23
Aldar
8d

Got pretty peeved with EU and my own bank today.

My bank was loudly advertising how "progressive" they were by having an Open API!

Well, it just so happened I got an inkling to write me a small app that would make statistics of the payments going in and out of my account, without relying on anything third-party. It should be possible, right? Right?

Wrong...

The bank's "Open API" can be used to fetch the locations of all the physical locations of the bank branches and ATMs, so, completely useless for me.

The API I was after was one apparently made obligatory (don't quote me on that) by EU called the PSD2 - Payment Services Directive 2.

It defines three independent APIs - AISP, CISP and PISP, each for a different set of actions one could perform.

I was only after AISP, or the Account Information Service Provider. It provides all the account and transactions information.

There was only one issue. I needed a client SSL certificate signed by a specific local CA to prove my identity to the API.

Okay, I could get that, it would cost like.. $15 - $50, but whatever. Cheap.

First issue - These certificates for the PSD2 are only issued to legal entities.

That was my first source of hate for politicians.

Then... As a cherry on top, I found out I'd also need a certification from the local capital bank which, you guessed it, is also only given to legal entities, while also being incredibly hard to get in and of itself, and so far, only one company in my country got it.

So here I am, reading through the documentation of something, that would completely satisfy all my needs, yet that is locked behind a stupid legal wall because politicians and laws gotta keep the technology back. And I can't help but seethe in anger towards both, the EU that made this regulation, and the fact that the bank even mentions this API anywhere.

Seriously, if 99.9% of programmers would never ever get access to that API, why bother mentioning it on your public main API page?!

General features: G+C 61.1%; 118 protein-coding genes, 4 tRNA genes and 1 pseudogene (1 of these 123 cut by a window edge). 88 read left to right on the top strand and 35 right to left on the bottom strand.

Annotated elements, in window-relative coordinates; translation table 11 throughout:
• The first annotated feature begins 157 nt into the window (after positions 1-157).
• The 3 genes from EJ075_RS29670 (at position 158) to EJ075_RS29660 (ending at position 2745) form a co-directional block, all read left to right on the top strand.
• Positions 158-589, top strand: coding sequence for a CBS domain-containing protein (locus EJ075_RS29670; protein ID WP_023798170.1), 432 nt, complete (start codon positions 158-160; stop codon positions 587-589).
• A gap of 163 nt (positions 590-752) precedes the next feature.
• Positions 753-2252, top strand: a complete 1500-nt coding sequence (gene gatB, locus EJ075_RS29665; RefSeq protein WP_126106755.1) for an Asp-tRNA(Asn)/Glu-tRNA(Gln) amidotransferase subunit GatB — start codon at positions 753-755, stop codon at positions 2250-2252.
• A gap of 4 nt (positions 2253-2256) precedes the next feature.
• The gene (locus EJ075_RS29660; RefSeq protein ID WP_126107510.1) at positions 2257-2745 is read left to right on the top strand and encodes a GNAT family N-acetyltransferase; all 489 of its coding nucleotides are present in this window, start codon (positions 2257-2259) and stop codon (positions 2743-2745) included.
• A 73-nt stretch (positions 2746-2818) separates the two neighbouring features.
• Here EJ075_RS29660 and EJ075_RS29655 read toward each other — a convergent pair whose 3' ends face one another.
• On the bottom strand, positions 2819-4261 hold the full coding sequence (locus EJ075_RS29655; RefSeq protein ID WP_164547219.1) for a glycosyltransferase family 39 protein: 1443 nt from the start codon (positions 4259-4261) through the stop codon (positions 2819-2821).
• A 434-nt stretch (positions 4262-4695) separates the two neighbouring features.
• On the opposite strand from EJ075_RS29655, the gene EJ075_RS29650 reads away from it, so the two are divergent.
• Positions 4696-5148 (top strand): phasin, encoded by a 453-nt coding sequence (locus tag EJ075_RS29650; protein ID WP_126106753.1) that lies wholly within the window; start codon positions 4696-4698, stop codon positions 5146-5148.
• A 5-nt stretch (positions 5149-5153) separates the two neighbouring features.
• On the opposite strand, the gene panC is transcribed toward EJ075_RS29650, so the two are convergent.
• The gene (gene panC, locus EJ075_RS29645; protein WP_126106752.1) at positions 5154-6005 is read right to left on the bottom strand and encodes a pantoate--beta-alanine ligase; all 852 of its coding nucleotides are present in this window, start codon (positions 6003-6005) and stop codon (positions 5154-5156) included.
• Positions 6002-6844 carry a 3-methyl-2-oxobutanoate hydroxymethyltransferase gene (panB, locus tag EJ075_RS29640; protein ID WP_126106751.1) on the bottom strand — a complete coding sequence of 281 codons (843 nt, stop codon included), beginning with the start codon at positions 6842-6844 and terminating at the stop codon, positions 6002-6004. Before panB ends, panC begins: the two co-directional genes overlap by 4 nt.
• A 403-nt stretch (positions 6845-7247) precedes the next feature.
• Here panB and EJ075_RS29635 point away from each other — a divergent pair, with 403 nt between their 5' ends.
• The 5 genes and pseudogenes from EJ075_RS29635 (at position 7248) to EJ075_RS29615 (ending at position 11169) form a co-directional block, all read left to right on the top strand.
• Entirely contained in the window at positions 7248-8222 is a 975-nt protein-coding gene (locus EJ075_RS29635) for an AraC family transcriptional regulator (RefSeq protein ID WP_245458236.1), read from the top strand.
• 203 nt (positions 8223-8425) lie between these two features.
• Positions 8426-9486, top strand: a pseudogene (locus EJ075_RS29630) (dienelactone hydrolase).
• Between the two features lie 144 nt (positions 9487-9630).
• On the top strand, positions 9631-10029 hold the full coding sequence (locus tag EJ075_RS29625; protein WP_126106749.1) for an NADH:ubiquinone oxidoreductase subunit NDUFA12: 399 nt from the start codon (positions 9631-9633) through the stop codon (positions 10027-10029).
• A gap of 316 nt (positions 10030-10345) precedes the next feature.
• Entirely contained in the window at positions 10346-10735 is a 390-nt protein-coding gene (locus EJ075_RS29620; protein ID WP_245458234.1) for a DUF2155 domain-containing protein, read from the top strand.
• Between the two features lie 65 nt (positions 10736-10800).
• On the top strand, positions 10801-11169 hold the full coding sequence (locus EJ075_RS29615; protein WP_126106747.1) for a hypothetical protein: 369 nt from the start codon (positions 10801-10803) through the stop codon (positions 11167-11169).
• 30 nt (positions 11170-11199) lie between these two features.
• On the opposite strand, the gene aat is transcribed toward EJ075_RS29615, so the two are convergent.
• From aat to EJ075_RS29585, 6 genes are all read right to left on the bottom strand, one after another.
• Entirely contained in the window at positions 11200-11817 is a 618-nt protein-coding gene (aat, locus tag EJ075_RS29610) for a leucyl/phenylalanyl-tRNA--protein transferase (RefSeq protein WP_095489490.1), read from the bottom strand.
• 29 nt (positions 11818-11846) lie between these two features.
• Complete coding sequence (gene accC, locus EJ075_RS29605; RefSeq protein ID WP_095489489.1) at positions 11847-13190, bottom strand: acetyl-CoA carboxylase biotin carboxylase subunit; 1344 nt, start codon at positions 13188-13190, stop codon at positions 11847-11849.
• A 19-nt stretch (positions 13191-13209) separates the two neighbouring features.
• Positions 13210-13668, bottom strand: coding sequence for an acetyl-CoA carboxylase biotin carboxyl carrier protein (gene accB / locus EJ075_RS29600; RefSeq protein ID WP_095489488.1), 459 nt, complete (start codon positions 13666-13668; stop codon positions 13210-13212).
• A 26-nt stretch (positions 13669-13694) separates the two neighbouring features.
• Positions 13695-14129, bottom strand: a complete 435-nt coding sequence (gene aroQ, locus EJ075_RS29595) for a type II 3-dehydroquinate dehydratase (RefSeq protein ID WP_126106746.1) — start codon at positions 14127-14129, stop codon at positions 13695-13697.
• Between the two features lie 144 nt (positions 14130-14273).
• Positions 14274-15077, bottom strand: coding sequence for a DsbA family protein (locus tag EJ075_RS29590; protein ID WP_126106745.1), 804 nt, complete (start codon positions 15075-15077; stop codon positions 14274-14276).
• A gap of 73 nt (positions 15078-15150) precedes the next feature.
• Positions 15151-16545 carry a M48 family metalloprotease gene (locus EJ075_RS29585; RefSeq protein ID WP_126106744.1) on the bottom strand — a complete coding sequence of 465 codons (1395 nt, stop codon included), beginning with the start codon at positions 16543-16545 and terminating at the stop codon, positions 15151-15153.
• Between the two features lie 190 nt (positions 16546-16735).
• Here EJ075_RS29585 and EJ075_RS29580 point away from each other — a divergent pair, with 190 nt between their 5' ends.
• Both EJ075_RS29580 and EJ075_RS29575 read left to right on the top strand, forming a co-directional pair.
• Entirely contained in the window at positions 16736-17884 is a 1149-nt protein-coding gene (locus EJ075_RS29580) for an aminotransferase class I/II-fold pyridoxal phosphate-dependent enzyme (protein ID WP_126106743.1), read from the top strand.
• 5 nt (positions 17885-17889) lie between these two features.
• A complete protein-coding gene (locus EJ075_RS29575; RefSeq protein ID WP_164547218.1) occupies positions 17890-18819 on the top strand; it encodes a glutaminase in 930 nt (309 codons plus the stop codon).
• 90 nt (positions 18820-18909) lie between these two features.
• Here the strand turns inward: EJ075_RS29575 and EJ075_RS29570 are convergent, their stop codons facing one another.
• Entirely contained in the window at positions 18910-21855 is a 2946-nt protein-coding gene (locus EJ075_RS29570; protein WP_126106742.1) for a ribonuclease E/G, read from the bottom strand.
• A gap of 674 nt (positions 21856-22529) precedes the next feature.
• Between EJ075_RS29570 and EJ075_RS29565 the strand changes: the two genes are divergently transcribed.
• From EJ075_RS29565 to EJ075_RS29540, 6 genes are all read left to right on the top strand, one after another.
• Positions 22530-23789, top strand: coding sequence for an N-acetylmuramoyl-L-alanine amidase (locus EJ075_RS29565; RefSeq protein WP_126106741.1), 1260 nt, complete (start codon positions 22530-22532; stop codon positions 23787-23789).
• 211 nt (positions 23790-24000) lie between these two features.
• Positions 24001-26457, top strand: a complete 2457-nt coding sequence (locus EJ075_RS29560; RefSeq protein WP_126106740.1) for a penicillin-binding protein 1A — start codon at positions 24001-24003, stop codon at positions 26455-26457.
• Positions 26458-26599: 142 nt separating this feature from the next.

It... It made me sad more than anything...

Comments
  • 4
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  • 12
    Yeah, open banking is designed so other (supposedly trusted) organisations can write apps that work across banks in Europe to do things such as analyse your account data, take payments, setup standing orders, that sort of thing.

    It's basically impossible for you to use it as an end user - and it's a very odd (and backwards) definition of an Open API.

    All it really means is that "banks must have a way to integrate with this specific type of API request on some level" even though it's not an API you can meaningfully access.
  • 4
    @heyheni i wouldnt recommend this way, its too paper heavy. You would also need an permission of your government. The PSD2 also defines that customers have their own API. In Germany its mostly HCBI, due historical reasons.
  • 2
    And HBCI has another advantage: its theoretically possible to implement a static webpage to communicate with the bank, since its also specified for https. The current Version is FinTS 4.0, but most banks use FinTS 3.0 aka HBCI 3.0.
  • 3
    I feel your pain man, I had a very similar experience with my bank. Their api had just enough docs to get you sorta started but no actual usage examples or clear info on how to actually use it. Fun times.
  • 5
    @LucaScorpion I mean... That's probably what aggravated me the most.

    My bank had all the detailed documentation in their main developer portal.

    ALL OF IT. INCLUDING ALL THIS OPEN BANKING STUFF.

    Seeing that, how I could have known that it was locked behind a frickin blast-door of laws like that? -_-"
  • 1
    I had the same with my project. Not limited by technology but by law.
  • 3
    Going through bank certification for my code right now with a large bank in US meetings 2 times a week and i keep raising issues with bugs in there integration I've found. They keep telling me well it's deployed on other platforms just fine so it must be my code (management) get response on ticket from their devs accepting responsibility few hours later. Is not fun dealing with infallible financial institutions.
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